Growing up as the daughter of “The Manners Lady,” I was always observant of social norms and expectations. And yet, being constitutionally allergic to authority, I sometimes questioned arbitrary, capricious, and superficial niceties.
In some ways, I wrote my book, The Soul of Civility: Timeless Principles to Heal Society and Ourselves (available 10/10/23) to help me answer questions I’ve had my entire life about why we do things the way we do them.
Despite my mistrust of rules of etiquette, I found that my mother’s promise — that these rules would smooth over our interactions with others and lead to friendships, success, and happiness — came true.
The polish of politeness gave me a slight advantage in school, work, and life in general.
The rules worked well for me.
Until they didn’t.
What Ruthlessness & Politeness Have In Common
When I moved to Washington, D.C., and took a job in politics, my confidence in politeness was shaken.
I observed two extremes in how people interacted with one another: punishing ruthlessness or extreme politeness.
Then, on the other hand, there were those who engaged in what Kim might refer to as Manipulative Insincerity — being nice to your face but talking about you behind your back.
At first, I thought these two modes were opposites, two poles on the spectrum.
But I learned that instead, they were two sides of the same coin: both originated from a dark place in the human spirit — a place where people are willing to instrumentalize and use others as means to their own selfish ends.
While some — usually the younger, greener politicos — chose to be overly aggressive and hostile, the seasoned political operators were cleverer.
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They knew that overt aggression would only take them so far. They instead used politeness as their weapon of choice. This allowed them to shroud their opportunism in the appearance of altruism, disguising their true aims while disarming their opponents.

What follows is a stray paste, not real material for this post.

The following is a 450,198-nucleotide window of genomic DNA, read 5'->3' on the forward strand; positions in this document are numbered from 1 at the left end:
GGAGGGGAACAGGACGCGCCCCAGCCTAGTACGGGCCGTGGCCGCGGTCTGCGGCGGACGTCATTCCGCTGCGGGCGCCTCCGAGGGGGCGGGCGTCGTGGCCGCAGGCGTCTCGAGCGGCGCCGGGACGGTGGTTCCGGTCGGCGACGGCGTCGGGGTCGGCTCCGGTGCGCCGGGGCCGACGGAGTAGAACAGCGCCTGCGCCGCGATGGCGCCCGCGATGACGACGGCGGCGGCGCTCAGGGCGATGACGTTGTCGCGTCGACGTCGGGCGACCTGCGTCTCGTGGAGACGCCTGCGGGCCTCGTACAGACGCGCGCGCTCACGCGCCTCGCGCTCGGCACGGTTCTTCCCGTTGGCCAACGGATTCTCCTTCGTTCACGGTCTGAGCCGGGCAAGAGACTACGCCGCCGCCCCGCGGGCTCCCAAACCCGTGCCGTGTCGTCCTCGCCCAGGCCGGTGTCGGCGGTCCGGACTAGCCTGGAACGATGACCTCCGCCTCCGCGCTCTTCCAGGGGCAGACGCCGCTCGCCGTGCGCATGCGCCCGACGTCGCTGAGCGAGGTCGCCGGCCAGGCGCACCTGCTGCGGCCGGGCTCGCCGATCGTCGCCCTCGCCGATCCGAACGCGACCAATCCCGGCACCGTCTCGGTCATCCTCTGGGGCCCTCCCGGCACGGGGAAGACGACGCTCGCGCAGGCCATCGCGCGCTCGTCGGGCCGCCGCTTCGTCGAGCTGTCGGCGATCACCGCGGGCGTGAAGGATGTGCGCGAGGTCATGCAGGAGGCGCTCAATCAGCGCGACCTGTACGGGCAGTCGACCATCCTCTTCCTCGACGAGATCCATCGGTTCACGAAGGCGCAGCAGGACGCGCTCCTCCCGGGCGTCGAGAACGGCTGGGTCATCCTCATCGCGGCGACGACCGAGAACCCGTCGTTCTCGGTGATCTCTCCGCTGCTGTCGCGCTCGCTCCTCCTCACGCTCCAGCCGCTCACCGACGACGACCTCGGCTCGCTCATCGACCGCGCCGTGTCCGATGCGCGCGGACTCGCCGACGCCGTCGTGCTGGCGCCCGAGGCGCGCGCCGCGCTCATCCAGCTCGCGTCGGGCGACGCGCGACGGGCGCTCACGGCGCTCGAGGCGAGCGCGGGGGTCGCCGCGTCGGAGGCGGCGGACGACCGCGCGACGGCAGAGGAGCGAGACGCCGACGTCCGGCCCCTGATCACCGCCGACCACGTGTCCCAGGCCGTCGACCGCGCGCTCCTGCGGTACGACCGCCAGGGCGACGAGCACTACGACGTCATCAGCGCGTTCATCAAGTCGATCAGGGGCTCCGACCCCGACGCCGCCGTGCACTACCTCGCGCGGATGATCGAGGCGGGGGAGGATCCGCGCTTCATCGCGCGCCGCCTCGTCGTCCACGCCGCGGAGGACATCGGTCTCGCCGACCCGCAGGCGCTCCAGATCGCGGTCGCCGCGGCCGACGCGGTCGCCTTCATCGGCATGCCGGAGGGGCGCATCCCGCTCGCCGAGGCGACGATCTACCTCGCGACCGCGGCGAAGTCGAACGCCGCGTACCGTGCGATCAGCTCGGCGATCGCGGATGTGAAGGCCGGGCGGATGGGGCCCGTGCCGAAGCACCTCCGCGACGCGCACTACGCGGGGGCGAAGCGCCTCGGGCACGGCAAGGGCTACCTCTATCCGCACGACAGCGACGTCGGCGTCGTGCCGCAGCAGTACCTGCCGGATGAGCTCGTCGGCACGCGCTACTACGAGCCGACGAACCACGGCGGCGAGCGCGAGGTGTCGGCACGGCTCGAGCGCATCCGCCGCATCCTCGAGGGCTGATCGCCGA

But I soon came to realize that, for them, the rules were merely a tool of self-aggrandizement. They sabotaged anyone who threatened their goals.
I was confused. I heard my mother’s words echo in my ears: “Manners reflect our inner character.” And yet I was surrounded by people who were polished and well-mannered enough, but also ruthless and cruel.
2 Things I Realized About Well-Mannered Cruelty
First, aggressive hostility (Obnoxious Aggression) and duplicitous politeness (Manipulative Insincerity) are two sides of the same coin. They both instrumentalize others.
Instead of seeing them as ends in themselves, they see others as pawns to be bowled over or manipulated for personal gain.
Second, there is an essential difference between civility and politeness.
Civility is a disposition, a way of seeing others as beings endowed with dignity and inherently valuable.
Politeness, by contrast, is a technique: it is decorum, mores, and etiquette. Politeness, the thing that manners and mores serve, is neither good nor bad in itself. It can be used for good or for ill depending on a person’s inner motivation — depending on whether they’ve adopted the disposition of civility.
At its best, the form of politeness can help mitigate the awkwardness, discomfort, and annoyance inherent in social life — but it will only ever apply surface-level fixes, and will never be enough to help us navigate our profound and important disagreements.
Civility maps on to Radical Candor because it demands that we respect others enough to tell them hard truths.
At its worst, politeness makes difference and disagreement worse by fostering feelings of selfishness, pride, and superiority over others. Politeness, like Manipulative Insincerity, can be and has been weaponized to penalize difference, oppress vulnerable populations and voices, and silence dissent.
Civility requires rediscovering a general regard for our fellow persons and citizens. It demands that we revive the basic respect we’re all owed and that we owe to one another, in light of our shared moral status as members of the human community.
At work, at home, and at life in general, it’s easy to rely on politeness to get by. But it’s not enough. Sometimes, respecting others requires telling hard truths. It requires fighting for civility, and not settling for politeness.
Next time you’re in a fraught work context, ask yourself: am I being polite or civil here? Am I truly respecting someone — and myself — by being candid? Or am I polishing over differences to protect myself or hoping to spare someone’s feelings?
Am I choosing insincere politeness?
Or am I choosing Radically Candid civility?
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Alexandra Hudson is a writer, speaker, and adjunct professor at the Indiana University Lilly School of Philanthropy. The Soul of Civility: Timeless Principles to Heal Society and Ourselves, is her first book.